• \$\begingroup\$ Yes you've made it clearer now it works just fine \$\endgroup\$
    – Denis
    Dec 7 '16 at 22:20
  • \$\begingroup\$ Sort is on average is an O(n log n) operation, where n is Count; in the worst case it is an O(n ^ 2) operation. \$\endgroup\$
    – paparazzo
    Dec 7 '16 at 23:15
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You could use the SetEqual<T> helper method from this answer.
It uses a dictionary as follows:

  1. The dictionary is filled with the items of the first collection and with their number of occurences.
  2. Number of occurences is decreased for each item in the second collection.

Thus your method can be rewritten as:

private static bool IsPermutation(string first, string second)
{
    if (first.Length != second.Length)
    {
        return false;
    }
    return SetEqual(first, second);
}

If you are sure that strings contain only unique chars, there is a more efficient approach using the HashSet<T>:

private static bool IsPermutation(string first, string second)
{
    if (first.Length != second.Length)
    {
        return false;
    }
    HashSet<char> chars = new HashSet<char>(first);
    return second.All(chars.Contains);
}
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  • \$\begingroup\$ Those are variations not permutations. \$\endgroup\$
    – Denis
    Dec 7 '16 at 22:41
  • \$\begingroup\$ @denis My English isn't good enough so please point me to the difference. \$\endgroup\$
    – Dmitry
    Dec 7 '16 at 22:44
  • \$\begingroup\$ the permutations of 123 are (1,2,3), (1,3,2), (2,1,3), (2,3,1), (3,1,2), and (3,2,1) while the variations are all of the above but they include (1,1,1), (1,1,2), and so on.. the difference is that permutations don't have repetitive characters. \$\endgroup\$
    – Denis
    Dec 7 '16 at 22:49
  • \$\begingroup\$ @denis Do you mean we cannot say that (1,2,1) is a permutation of (1,1,2)? \$\endgroup\$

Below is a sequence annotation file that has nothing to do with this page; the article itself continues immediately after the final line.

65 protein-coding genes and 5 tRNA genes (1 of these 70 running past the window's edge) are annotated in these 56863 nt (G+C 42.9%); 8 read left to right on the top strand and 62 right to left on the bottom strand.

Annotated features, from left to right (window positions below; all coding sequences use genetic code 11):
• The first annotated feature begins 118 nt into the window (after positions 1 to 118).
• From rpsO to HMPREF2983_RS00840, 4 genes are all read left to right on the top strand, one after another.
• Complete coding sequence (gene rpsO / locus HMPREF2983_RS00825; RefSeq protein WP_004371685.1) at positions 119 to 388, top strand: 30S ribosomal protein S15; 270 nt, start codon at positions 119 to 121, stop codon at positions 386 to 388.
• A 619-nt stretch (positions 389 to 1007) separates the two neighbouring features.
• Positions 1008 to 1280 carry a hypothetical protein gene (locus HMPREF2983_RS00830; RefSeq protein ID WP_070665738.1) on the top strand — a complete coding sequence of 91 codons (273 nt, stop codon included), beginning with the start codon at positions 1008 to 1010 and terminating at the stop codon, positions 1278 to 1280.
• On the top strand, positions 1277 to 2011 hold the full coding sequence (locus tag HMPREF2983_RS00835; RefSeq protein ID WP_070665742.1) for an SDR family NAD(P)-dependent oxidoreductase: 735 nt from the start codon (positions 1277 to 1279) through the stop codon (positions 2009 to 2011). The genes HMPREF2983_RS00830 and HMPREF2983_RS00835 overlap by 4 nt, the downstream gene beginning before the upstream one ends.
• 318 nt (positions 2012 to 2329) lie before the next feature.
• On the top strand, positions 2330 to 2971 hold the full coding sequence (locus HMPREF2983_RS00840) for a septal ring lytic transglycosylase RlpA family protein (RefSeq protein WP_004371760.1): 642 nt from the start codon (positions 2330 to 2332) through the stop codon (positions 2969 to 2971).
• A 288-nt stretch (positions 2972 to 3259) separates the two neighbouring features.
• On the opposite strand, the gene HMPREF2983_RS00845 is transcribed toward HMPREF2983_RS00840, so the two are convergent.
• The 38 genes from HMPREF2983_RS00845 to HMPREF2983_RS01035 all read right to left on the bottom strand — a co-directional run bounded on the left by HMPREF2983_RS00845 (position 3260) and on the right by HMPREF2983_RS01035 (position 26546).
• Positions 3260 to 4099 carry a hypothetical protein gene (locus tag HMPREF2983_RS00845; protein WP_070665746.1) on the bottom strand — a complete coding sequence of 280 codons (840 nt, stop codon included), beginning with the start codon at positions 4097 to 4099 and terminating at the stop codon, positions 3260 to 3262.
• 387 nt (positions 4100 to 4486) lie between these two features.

– Dmitry
    Dec 7 '16 at 22:56
  • 1
    \$\begingroup\$ @denis it's not quite clear whether you're permuting tuples (which allow duplicates) or sets (which don't do so) ... could you clarify a bit? because strings in general are basically tuples. \$\endgroup\$
    – Vogel612
    Dec 7 '16 at 23:04
0
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I think this is going to be O(n) as Dictionary Add and Lookup are O(1)

private static bool IsPermutation(string first, string second)
{
    if (first.Length != second.Length)
        return false;
    if (first.Length == 0)
        return false;
    Dictionary<char, int> countEm = new Dictionary<char, int>(first.Length);
    foreach (char c in first)
    {
        if (countEm.Keys.Contains(c))
            countEm[c]++;
        else
            countEm.Add(c, 1);
    }
    foreach (char c in second)
    {
        if (countEm.Keys.Contains(c))
        {
            if (countEm[c] == 0)
                return false;
            countEm[c]--;
        }
        else
            return false;
    }
    return true;
}
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10
  • \$\begingroup\$ Isn't this the same approach as in my answer? \$\endgroup\$
    – Dmitry
    Dec 7 '16 at 23:25
  • \$\begingroup\$ It is similar but I think it is more efficient. I did not look to your link before writing this. \$\endgroup\$
    – paparazzo
    Dec 7 '16 at 23:38
  • 1
    \$\begingroup\$ @denis I think you were a little quick to accept an answer. \$\endgroup\$
    – paparazzo
    Dec 7 '16 at 23:40
  • \$\begingroup\$ @denis Uh, even the accepted answer said this is probably faster. \$\endgroup\$
    – paparazzo
    Dec 8 '16 at 0:07
  • 1
    \$\begingroup\$ People often forget the notion of big O notation. The dictionary contains is indeed O(1) but that does not mean that this algorithm will be faster everytime comparing to the sorting approach. Using an auxiliary lookup will occur to a significant overhead, that's why the sorted algorithm might be faster on some scenarios. The size of first needs to be very big to see the gain with this approach. It would be interesting to see an array in action instead of a dictionary. After all there are only 26 English letters (52, if you are case sensitive). That dismisses other letters though. \$\endgroup\$ Dec 8 '16 at 16:40